WORDS + PHOTOS: IAN MACRAE
One ride and you’ll be singing its praises.
It’s been almost two years since the first Sunseeker Manhattan 66 graced our shores and the Modern Boating team was given the chance to put this beautiful vessel through her paces.
Back then I was truly impressed by the performance and agility of this 72ft 6in vessel. If I remember correctly, I commented something along the lines “that a top speed of 30 knots may not sound that impressive to someone used to flying around in a 1900kg bowrider capable of doing almost double that speed. But put it in the right context, (a Manhattan 66 Flybridge weighs almost 40,000kg), this boat displayed awesome power”.
So it was with great interest that I revisited this latest version (the sixth 66 to be imported to Australia) and I wasn’t disappointed. This time I actually squeezed another knot out of her with the twin C18 1050hp Caterpillar diesels, which top out at 31 knots pulling 2350rpm.
But for mine it isn’t her overall top speed that truly impresses in the performance stakes, it’s her ability to manoeuvre at speed. There aren’t too many almost 70 footers out there that you can throw into a hard turn (and I mean hard) at 30 knots with only one finger on the helm that’ll come around smoothly, without protest or fuss. In fact, if you were to compare the 66’s turning circle with the turning circle of a 22ft ski boat (relative to the two vessel’s overall length), I’d say they’d be on a par, or close to it.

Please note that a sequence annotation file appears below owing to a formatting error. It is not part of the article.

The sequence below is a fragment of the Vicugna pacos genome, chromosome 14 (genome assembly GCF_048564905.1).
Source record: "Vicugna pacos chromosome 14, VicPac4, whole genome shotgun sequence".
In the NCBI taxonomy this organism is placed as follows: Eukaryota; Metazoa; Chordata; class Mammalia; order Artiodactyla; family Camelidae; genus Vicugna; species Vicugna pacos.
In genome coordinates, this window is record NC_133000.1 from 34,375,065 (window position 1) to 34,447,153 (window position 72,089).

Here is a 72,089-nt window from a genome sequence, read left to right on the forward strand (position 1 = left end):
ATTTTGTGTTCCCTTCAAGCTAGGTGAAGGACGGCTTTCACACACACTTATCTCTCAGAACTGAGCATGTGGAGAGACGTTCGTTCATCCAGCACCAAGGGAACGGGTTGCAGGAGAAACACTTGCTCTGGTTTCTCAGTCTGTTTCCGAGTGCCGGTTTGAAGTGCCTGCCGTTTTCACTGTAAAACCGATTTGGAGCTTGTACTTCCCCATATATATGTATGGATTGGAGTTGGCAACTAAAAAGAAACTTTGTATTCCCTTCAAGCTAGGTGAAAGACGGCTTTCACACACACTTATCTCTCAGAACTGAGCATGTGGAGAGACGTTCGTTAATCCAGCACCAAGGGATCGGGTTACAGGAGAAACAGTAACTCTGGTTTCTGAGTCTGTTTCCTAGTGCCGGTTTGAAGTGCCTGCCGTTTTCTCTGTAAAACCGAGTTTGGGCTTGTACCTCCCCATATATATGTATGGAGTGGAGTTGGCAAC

Performance & handling
Obviously, you won’t normally drive a vessel of this class in that fashion, your fuel bills would be horrendous, but it’s good to know what she can do. Pull the electronic throttles back to a casual 24-knot cruise speed at 2000rpm and her quoted 300 nautical mile range is quite achievable. Drop back to 16 or 17 knots at 1600rpm and the run from Sydney to the Gold Coast is definitely on the cards.
Looking at the sleek design of the 66’s hull, some may think this is a boat more suited to the Greek Isles than the sometimes-testing waters off the Australia’s east coast. Wrong. While her bow doesn’t feature the classic flare many associate with good blue water boats, modern design allows her to handle the rough stuff with consummate ease.
Obviously, there is a certain amount of flare in the bow, but it’s the boat’s extremely wide and aggressive chines, which she carries well forward, that throw waves and spray down and away from the boat. Her beamy amidships section also helps by forcing water away from the hull, so spray is not thrown, or blown, into the aft cockpit.
Like her sporty stablemates in the Predator Series, the Manhattan 66 has her twin FP props mounted in mini tunnels, which gives them a positive ‘bite’ on clean water. This set-up aids her ability to turn without any loss of forward momentum. Her extra beam and massive chines also allow the hull to plane quickly and cleanly, which increases fuel economy.
When I entered the first 66’s main saloon a couple of years ago, it felt like I was walking into the foyer of a five-star hotel. Nothing’s changed. Again I was embraced by the luxury and my senses succumbed to the opulence. Highly polished timber, plush leathers and deep-pile carpet surrounded me. The saloon on this latest boat is also quite open-plan. There’s a straight lounge along the cabin wall, opposite the impressive galley. The pop-up plasma TV has been moved from its previous location, under the internal stairs, onto the port dash area. This widens the walkway between the dining area and the port lounge. These are only small changes, but it’s surprising how much more open it feels.